The same members if told to work extra hours would not appreciate it, but when they are put in the driving seat and have been offered to make resolution choices will now be open to working extra hours without me suggesting it to them. So what changed? The difference is they are now in control of coming up with a resolution to the problem and offered choices rather than being told what needs to be done. When you are given options to take the initiative and to make a decision, you do not hate it, but if someone else decides on your behalf, they don’t like it. Lessons learned: people don’t like to be dictated to change. They like to be given options and also to evaluate the cost of the change, so that they can either accept or reject the change.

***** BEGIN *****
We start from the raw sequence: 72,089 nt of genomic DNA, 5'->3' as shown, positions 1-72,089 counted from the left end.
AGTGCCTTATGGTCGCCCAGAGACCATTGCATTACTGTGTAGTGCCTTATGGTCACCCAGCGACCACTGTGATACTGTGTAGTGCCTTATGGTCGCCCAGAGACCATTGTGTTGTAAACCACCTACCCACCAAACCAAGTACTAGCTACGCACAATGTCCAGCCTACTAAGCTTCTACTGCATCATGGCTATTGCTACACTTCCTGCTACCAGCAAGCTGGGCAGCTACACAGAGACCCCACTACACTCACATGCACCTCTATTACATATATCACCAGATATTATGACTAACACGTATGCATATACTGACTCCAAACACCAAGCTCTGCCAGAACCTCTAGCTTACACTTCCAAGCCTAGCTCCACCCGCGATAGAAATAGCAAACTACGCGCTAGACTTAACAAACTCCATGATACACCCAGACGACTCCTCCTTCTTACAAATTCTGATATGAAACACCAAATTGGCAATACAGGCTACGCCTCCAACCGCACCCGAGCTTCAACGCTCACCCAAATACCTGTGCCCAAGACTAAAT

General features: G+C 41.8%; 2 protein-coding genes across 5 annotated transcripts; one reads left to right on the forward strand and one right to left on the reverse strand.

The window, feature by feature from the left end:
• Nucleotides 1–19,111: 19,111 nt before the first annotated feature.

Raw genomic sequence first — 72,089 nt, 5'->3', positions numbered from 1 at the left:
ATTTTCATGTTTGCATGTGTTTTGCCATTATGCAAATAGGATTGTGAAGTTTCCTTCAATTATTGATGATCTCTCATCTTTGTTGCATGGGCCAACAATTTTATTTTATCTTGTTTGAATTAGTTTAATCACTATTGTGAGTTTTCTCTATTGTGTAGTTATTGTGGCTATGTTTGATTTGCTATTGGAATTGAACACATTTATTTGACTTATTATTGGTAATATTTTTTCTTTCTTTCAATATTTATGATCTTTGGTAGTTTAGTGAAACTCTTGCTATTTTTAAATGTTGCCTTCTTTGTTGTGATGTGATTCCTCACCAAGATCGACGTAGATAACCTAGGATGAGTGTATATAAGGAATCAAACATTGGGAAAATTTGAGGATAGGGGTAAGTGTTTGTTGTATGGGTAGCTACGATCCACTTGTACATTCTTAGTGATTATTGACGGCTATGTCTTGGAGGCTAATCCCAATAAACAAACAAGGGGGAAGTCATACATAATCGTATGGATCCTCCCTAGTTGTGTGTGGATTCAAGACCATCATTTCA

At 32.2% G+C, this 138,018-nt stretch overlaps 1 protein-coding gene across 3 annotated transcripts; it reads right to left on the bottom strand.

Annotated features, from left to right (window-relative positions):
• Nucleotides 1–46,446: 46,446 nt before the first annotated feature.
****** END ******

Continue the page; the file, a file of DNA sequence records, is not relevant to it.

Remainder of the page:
You must be the change you wish to see in the world. - Mahatma Gandhi
1) Who leads the change – It’s important to know who is leading the change. If members don’t like the leader, they won’t like his or her message for the change. To lead a change, we would need a respected change leader.
Example: If you ask your kids to do homework in a different manner, I assure you that they will not listen, but if the kid’s teacher asks them to change the way they do homework, I bet they will accept that suggestion and follow their advice without any hesitation. In this situation, Teacher is an effective leader.After knowing this, always appoint an effective leader to lead the change. Effective leaders will implement the changes in a short period of time without any resistance and they would minimize performance dip during the transition phase.
2) Explain to members – Why is change necessary? Provide the team a change context in story form, so it’s easy for members to visualize, remember and help them to make sound decisions.